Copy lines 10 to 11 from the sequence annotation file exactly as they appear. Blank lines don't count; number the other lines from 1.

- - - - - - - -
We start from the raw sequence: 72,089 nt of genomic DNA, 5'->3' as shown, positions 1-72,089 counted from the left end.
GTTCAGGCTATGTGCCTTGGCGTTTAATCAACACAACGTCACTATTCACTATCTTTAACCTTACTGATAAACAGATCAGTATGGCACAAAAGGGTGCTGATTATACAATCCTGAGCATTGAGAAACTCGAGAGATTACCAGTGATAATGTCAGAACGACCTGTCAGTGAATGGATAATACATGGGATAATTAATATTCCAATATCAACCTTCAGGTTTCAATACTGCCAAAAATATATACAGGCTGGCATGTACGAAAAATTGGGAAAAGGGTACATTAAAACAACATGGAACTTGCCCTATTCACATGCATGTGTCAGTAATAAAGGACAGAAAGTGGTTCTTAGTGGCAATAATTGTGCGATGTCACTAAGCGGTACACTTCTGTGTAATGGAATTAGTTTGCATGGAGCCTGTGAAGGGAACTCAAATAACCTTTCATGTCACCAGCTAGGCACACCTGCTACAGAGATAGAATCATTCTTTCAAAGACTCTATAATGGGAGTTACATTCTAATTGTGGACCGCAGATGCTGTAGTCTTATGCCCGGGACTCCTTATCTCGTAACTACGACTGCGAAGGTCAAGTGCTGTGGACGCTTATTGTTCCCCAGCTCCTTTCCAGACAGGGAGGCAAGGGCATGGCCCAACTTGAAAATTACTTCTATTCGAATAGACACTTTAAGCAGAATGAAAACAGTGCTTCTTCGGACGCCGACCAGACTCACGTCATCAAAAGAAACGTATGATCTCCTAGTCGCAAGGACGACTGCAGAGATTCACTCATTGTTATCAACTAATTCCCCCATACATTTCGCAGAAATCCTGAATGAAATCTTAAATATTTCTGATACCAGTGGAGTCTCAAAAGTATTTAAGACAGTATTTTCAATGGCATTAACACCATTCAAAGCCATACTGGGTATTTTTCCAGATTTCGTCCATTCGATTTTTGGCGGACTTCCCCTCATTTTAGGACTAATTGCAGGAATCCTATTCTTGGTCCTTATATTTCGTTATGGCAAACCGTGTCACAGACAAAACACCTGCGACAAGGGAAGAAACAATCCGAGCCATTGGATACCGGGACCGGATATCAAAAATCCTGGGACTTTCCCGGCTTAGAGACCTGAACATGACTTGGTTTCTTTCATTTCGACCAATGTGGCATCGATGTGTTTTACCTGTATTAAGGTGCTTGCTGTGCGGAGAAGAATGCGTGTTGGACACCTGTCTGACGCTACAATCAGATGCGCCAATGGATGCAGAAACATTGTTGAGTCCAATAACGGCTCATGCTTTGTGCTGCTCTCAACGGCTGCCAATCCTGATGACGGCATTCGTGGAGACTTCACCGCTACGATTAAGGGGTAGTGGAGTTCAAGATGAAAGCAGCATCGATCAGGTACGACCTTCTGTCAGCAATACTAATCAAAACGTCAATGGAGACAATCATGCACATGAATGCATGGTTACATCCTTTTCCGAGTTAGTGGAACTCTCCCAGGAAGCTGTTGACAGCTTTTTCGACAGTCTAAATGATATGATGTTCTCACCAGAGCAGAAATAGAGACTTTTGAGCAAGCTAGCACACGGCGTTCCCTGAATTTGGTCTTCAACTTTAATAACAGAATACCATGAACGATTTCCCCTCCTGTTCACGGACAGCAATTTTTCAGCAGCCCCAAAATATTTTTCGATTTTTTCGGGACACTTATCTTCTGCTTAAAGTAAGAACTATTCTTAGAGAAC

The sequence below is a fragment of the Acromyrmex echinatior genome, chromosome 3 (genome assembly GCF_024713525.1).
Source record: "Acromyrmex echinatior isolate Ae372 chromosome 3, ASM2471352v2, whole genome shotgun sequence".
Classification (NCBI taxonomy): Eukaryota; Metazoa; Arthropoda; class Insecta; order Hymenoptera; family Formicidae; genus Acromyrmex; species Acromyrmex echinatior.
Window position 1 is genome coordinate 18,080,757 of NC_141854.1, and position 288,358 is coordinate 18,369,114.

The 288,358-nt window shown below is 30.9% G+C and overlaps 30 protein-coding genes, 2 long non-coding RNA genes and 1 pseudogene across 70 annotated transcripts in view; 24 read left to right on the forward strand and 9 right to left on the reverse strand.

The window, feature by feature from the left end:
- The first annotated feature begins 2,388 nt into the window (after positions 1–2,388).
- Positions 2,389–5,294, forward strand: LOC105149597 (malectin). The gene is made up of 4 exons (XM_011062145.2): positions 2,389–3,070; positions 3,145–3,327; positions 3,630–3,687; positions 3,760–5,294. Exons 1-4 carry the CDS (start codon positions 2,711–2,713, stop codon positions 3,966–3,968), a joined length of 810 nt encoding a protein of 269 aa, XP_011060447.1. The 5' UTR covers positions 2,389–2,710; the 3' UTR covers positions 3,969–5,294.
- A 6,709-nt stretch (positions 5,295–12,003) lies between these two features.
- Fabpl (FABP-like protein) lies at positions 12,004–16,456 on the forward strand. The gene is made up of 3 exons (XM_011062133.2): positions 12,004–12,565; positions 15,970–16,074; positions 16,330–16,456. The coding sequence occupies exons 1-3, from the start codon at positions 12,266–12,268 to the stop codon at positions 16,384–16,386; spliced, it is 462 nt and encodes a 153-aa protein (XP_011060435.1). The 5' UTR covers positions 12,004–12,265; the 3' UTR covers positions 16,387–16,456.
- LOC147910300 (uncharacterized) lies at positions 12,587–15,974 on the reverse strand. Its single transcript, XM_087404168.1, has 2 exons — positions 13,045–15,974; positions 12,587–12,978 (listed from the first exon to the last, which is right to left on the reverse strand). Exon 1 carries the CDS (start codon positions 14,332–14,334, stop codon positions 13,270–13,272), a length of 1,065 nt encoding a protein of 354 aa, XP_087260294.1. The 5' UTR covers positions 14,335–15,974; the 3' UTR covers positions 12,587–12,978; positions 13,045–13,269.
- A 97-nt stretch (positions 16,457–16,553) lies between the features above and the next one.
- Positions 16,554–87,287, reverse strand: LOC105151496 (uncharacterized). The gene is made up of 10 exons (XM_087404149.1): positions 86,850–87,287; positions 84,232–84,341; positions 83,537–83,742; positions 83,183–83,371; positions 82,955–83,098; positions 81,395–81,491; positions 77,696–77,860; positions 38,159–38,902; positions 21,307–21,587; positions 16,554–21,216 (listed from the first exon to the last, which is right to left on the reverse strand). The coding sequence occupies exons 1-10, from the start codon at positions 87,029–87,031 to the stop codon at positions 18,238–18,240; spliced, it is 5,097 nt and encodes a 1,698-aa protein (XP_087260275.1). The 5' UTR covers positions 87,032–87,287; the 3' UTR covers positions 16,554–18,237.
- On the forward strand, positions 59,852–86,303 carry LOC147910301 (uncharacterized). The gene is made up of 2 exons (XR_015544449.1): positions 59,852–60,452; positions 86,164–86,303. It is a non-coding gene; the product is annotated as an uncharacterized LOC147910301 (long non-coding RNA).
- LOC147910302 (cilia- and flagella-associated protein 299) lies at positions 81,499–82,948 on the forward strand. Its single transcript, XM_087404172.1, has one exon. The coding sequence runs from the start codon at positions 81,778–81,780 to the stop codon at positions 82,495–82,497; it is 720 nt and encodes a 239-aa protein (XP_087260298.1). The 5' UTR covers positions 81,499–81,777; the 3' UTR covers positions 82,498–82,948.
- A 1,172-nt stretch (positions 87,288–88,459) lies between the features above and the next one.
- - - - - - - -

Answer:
- Positions 2,389–5,294, forward strand: LOC105149597 (malectin). The gene is made up of 4 exons (XM_011062145.2): positions 2,389–3,070; positions 3,145–3,327; positions 3,630–3,687; positions 3,760–5,294. Exons 1-4 carry the CDS (start codon positions 2,711–2,713, stop codon positions 3,966–3,968), a joined length of 810 nt encoding a protein of 269 aa, XP_011060447.1. The 5' UTR covers positions 2,389–2,710; the 3' UTR covers positions 3,969–5,294.
- A 6,709-nt stretch (positions 5,295–12,003) lies between these two features.